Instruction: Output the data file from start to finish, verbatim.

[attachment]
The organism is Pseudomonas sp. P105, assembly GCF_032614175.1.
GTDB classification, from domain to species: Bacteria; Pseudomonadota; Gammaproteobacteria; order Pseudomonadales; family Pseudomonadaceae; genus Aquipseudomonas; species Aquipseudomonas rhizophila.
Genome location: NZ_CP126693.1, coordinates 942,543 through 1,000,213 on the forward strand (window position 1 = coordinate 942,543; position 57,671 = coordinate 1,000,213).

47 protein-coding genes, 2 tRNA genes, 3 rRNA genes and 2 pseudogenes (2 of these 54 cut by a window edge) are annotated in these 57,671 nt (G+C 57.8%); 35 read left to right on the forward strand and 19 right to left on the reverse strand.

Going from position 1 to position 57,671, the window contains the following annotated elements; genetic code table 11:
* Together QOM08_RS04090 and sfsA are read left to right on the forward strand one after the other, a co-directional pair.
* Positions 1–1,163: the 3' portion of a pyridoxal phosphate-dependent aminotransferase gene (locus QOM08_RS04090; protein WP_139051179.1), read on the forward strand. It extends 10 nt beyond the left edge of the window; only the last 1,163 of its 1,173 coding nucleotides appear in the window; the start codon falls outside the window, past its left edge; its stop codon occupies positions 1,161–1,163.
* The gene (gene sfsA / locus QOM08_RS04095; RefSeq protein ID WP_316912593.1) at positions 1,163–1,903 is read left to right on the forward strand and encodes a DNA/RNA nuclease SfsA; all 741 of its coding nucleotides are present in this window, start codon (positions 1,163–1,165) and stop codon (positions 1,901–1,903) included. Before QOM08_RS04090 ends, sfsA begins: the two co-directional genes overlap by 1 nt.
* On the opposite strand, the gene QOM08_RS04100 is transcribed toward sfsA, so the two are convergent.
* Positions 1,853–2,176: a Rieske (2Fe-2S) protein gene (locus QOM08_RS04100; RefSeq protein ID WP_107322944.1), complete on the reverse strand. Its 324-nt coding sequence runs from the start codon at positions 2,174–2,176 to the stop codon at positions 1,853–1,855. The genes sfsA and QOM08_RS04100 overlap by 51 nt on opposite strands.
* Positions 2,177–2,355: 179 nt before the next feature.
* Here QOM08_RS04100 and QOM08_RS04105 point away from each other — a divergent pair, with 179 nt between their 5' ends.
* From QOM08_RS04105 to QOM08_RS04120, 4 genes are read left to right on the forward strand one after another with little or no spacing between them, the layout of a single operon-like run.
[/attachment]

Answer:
The organism is Pseudomonas sp. P105, assembly GCF_032614175.1.
GTDB classification, from domain to species: Bacteria; Pseudomonadota; Gammaproteobacteria; order Pseudomonadales; family Pseudomonadaceae; genus Aquipseudomonas; species Aquipseudomonas rhizophila.
Genome location: NZ_CP126693.1, coordinates 942,543 through 1,000,213 on the forward strand (window position 1 = coordinate 942,543; position 57,671 = coordinate 1,000,213).

47 protein-coding genes, 2 tRNA genes, 3 rRNA genes and 2 pseudogenes (2 of these 54 cut by a window edge) are annotated in these 57,671 nt (G+C 57.8%); 35 read left to right on the forward strand and 19 right to left on the reverse strand.

Going from position 1 to position 57,671, the window contains the following annotated elements; genetic code table 11:
* Together QOM08_RS04090 and sfsA are read left to right on the forward strand one after the other, a co-directional pair.
* Positions 1–1,163: the 3' portion of a pyridoxal phosphate-dependent aminotransferase gene (locus QOM08_RS04090; protein WP_139051179.1), read on the forward strand. It extends 10 nt beyond the left edge of the window; only the last 1,163 of its 1,173 coding nucleotides appear in the window; the start codon falls outside the window, past its left edge; its stop codon occupies positions 1,161–1,163.
* The gene (gene sfsA / locus QOM08_RS04095; RefSeq protein ID WP_316912593.1) at positions 1,163–1,903 is read left to right on the forward strand and encodes a DNA/RNA nuclease SfsA; all 741 of its coding nucleotides are present in this window, start codon (positions 1,163–1,165) and stop codon (positions 1,901–1,903) included. Before QOM08_RS04090 ends, sfsA begins: the two co-directional genes overlap by 1 nt.
* On the opposite strand, the gene QOM08_RS04100 is transcribed toward sfsA, so the two are convergent.
* Positions 1,853–2,176: a Rieske (2Fe-2S) protein gene (locus QOM08_RS04100; RefSeq protein ID WP_107322944.1), complete on the reverse strand. Its 324-nt coding sequence runs from the start codon at positions 2,174–2,176 to the stop codon at positions 1,853–1,855. The genes sfsA and QOM08_RS04100 overlap by 51 nt on opposite strands.
* Positions 2,177–2,355: 179 nt before the next feature.
* Here QOM08_RS04100 and QOM08_RS04105 point away from each other — a divergent pair, with 179 nt between their 5' ends.
* From QOM08_RS04105 to QOM08_RS04120, 4 genes are read left to right on the forward strand one after another with little or no spacing between them, the layout of a single operon-like run.